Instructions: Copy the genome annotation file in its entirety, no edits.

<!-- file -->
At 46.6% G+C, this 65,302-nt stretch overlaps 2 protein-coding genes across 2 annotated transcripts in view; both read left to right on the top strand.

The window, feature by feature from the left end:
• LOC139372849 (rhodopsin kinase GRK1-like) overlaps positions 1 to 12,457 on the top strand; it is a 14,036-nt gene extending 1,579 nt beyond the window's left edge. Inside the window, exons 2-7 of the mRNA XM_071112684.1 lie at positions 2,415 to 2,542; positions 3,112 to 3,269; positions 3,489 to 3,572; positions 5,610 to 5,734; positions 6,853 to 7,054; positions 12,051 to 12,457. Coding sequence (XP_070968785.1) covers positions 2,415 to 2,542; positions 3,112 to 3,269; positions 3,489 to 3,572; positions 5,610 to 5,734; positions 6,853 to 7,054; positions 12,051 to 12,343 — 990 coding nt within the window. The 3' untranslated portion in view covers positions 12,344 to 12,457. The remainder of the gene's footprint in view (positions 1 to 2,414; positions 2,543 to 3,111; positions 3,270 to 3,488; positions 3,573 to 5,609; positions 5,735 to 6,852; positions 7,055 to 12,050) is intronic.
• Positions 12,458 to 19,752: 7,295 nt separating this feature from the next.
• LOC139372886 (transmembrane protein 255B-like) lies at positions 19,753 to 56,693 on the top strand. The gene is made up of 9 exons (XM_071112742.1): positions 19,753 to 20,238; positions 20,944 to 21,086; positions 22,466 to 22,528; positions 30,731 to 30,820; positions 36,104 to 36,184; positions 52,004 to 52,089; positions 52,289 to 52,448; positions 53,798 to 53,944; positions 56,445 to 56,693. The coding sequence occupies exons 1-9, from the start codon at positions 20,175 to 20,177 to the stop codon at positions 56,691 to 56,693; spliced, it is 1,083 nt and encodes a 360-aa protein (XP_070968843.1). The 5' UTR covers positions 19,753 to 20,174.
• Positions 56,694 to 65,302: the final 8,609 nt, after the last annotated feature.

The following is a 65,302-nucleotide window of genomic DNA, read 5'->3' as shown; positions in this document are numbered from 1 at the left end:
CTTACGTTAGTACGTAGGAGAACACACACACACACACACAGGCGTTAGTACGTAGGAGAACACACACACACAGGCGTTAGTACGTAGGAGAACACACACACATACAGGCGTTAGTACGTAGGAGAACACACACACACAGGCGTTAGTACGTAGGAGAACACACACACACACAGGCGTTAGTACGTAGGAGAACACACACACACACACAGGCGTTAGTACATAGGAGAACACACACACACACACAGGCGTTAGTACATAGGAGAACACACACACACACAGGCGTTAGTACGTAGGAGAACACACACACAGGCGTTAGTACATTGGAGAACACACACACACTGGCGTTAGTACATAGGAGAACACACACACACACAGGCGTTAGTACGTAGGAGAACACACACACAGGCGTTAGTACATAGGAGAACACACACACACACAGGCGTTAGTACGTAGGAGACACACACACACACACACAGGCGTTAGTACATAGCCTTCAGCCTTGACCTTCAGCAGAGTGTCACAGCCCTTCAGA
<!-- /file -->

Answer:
At 46.6% G+C, this 65,302-nt stretch overlaps 2 protein-coding genes across 2 annotated transcripts in view; both read left to right on the top strand.

The window, feature by feature from the left end:
• LOC139372849 (rhodopsin kinase GRK1-like) overlaps positions 1 to 12,457 on the top strand; it is a 14,036-nt gene extending 1,579 nt beyond the window's left edge. Inside the window, exons 2-7 of the mRNA XM_071112684.1 lie at positions 2,415 to 2,542; positions 3,112 to 3,269; positions 3,489 to 3,572; positions 5,610 to 5,734; positions 6,853 to 7,054; positions 12,051 to 12,457. Coding sequence (XP_070968785.1) covers positions 2,415 to 2,542; positions 3,112 to 3,269; positions 3,489 to 3,572; positions 5,610 to 5,734; positions 6,853 to 7,054; positions 12,051 to 12,343 — 990 coding nt within the window. The 3' untranslated portion in view covers positions 12,344 to 12,457. The remainder of the gene's footprint in view (positions 1 to 2,414; positions 2,543 to 3,111; positions 3,270 to 3,488; positions 3,573 to 5,609; positions 5,735 to 6,852; positions 7,055 to 12,050) is intronic.
• Positions 12,458 to 19,752: 7,295 nt separating this feature from the next.
• LOC139372886 (transmembrane protein 255B-like) lies at positions 19,753 to 56,693 on the top strand. The gene is made up of 9 exons (XM_071112742.1): positions 19,753 to 20,238; positions 20,944 to 21,086; positions 22,466 to 22,528; positions 30,731 to 30,820; positions 36,104 to 36,184; positions 52,004 to 52,089; positions 52,289 to 52,448; positions 53,798 to 53,944; positions 56,445 to 56,693. The coding sequence occupies exons 1-9, from the start codon at positions 20,175 to 20,177 to the stop codon at positions 56,691 to 56,693; spliced, it is 1,083 nt and encodes a 360-aa protein (XP_070968843.1). The 5' UTR covers positions 19,753 to 20,174.
• Positions 56,694 to 65,302: the final 8,609 nt, after the last annotated feature.

The following is a 65,302-nucleotide window of genomic DNA, read 5'->3' as shown; positions in this document are numbered from 1 at the left end:
CTTACGTTAGTACGTAGGAGAACACACACACACACACACAGGCGTTAGTACGTAGGAGAACACACACACACAGGCGTTAGTACGTAGGAGAACACACACACATACAGGCGTTAGTACGTAGGAGAACACACACACACAGGCGTTAGTACGTAGGAGAACACACACACACACAGGCGTTAGTACGTAGGAGAACACACACACACACACAGGCGTTAGTACATAGGAGAACACACACACACACACAGGCGTTAGTACATAGGAGAACACACACACACACAGGCGTTAGTACGTAGGAGAACACACACACAGGCGTTAGTACATTGGAGAACACACACACACTGGCGTTAGTACATAGGAGAACACACACACACACAGGCGTTAGTACGTAGGAGAACACACACACAGGCGTTAGTACATAGGAGAACACACACACACACAGGCGTTAGTACGTAGGAGACACACACACACACACACAGGCGTTAGTACATAGCCTTCAGCCTTGACCTTCAGCAGAGTGTCACAGCCCTTCAGA